The point is, you took the words right out of my mind. I couldn’t have said it better myself.

  17. MurdererOfLamePCs permalink
    March 29, 2018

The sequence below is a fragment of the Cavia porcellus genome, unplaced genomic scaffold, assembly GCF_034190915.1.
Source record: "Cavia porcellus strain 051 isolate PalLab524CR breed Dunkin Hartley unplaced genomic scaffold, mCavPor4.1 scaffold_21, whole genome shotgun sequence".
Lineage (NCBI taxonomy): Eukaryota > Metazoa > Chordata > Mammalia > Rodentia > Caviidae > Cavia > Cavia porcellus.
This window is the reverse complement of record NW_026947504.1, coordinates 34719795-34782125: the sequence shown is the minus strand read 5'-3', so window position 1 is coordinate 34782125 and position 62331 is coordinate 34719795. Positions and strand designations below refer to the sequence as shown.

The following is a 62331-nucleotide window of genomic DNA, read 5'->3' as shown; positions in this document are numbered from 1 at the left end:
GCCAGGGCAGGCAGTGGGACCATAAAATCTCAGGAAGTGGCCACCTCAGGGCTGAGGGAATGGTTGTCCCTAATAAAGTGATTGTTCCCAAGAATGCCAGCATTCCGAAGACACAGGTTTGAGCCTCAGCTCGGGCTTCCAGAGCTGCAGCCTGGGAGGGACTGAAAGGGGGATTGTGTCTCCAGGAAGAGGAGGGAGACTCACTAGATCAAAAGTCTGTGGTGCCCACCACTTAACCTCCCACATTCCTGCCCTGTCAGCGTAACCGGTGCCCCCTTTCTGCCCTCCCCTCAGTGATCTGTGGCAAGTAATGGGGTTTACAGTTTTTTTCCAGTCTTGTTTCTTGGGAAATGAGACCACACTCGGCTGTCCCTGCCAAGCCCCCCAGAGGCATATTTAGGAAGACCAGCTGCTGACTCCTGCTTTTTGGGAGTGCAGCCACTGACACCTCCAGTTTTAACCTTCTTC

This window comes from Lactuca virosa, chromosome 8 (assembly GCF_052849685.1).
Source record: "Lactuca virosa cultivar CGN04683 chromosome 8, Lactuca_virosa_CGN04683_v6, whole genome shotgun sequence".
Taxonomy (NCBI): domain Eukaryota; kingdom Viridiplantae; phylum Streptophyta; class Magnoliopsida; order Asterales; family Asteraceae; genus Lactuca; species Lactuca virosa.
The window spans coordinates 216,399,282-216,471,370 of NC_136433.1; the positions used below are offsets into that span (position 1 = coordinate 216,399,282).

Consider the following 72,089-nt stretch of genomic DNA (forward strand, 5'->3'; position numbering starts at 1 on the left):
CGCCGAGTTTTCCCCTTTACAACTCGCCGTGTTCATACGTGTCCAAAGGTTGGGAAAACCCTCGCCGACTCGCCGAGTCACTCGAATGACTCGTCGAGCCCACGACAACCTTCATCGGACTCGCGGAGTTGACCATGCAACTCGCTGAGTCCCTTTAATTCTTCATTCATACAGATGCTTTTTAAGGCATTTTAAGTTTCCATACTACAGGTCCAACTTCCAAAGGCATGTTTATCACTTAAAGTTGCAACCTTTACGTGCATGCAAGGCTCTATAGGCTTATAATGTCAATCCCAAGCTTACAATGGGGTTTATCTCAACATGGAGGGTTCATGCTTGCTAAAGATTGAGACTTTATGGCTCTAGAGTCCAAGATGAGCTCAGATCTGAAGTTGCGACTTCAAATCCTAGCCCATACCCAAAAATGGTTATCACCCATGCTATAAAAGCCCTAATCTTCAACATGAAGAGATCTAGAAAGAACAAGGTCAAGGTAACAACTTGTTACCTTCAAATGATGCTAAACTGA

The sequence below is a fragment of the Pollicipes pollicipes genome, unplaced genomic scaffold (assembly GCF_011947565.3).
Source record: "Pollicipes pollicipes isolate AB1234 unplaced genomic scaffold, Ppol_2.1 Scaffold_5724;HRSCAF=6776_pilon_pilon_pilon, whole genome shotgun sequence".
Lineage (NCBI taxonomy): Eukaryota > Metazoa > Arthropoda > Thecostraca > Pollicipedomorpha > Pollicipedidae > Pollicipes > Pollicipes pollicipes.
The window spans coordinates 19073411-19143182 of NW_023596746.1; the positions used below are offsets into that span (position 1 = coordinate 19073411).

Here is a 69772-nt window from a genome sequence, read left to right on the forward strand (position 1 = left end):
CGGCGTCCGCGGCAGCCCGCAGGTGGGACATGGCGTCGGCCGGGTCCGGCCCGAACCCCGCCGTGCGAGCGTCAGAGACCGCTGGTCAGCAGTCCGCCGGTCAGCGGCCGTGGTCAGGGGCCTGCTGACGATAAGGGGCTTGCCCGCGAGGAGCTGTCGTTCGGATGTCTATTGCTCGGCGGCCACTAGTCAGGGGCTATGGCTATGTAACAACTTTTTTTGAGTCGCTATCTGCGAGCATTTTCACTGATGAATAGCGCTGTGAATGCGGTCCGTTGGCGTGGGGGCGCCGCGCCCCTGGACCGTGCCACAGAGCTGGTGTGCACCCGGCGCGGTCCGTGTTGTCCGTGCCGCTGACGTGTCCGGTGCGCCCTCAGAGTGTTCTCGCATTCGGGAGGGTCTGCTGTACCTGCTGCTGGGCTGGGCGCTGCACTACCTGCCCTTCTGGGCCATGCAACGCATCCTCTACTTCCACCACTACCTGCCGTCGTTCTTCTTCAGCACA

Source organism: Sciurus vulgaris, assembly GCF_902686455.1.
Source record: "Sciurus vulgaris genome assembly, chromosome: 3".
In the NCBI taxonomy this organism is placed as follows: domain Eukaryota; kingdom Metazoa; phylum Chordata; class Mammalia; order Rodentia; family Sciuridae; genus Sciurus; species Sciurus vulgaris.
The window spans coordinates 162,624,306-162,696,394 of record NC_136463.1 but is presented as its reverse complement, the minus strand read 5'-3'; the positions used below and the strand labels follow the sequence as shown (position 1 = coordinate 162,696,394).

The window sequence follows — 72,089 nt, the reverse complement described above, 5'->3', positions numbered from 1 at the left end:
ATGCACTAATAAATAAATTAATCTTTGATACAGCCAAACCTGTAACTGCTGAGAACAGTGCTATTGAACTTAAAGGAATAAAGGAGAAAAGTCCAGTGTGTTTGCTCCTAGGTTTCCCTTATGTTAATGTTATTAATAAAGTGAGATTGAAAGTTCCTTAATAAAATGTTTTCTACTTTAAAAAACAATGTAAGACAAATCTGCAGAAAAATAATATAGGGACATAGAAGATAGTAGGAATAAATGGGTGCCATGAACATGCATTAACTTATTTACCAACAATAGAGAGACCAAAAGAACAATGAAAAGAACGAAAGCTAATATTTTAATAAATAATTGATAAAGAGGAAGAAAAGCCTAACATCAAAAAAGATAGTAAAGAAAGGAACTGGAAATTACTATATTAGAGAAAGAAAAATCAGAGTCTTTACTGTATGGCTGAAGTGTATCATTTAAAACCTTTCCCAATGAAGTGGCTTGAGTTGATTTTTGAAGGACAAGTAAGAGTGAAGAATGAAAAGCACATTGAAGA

You obviously have no clue on what good role-playing or storytelling is if you can’t understand alignment. It’s actually VERY integral to the game. Law/Chaos and Good/Evil are pretty obvious concepts, as is Neutrality. These things challenge characters, and thus make them interesting. There is a spectrum, just like anything else. I often find people who “hate alignment” simply cannot understand it, or had a bad experience with it once. Your “by most definitions is a good guy” example adds clarification to this: He is Lawful Evil, or Lawful Neutral. He goes to church: big deal. That means nothing without knowing his motivations. He loves his family. So what? He can feel emotion. That means nothing. Drives the speed limit. Doesn’t want a ticket, or has a dead body or drugs in the car. Stealing money? Does he keep it, or give it to the poor? Kicks his dog: kind of knocks the shine off of the “good” things he does, and thus brings me to my point: Alignment is a sliding scale meant to make roleplaying INTERESTING, and to keep characters from becoming gimmicky, overpowered douchebags. A Paladin is not Lawful Good because they are a Paladin, they’re a Paladin BECAUSE they are Lawful Good. This line of thinking prevents Paladin/Warlocks, Barbarian/Wizards, and a whole slough of other dumbass shit that actually takes the fun and challenge out of the game. But in the end it is all personal preference. I find there are 2 types of players/dms: Those who want to play a tabletop version of Final Fantasy, where you “win/finish” because you simply participated, and those who want something more akin to Dark Souls, where the stakes are high, and you must rely on luck and skill to make it to the end. Whenever I read posts that are “anti” alignment in D&D, it inevitably comes back to a fundamental misunderstanding of what it is, why it is relevant, as well as how they work. I’m well aware that this comment will go over about as well as telling a die hard Beatles fan that “Yoko isn’t the reason the Beatles broke up,” but I really get annoyed at how this amazing tool is misunderstood. Alignment fucking rocks. Most people just struggle with understanding it. The end.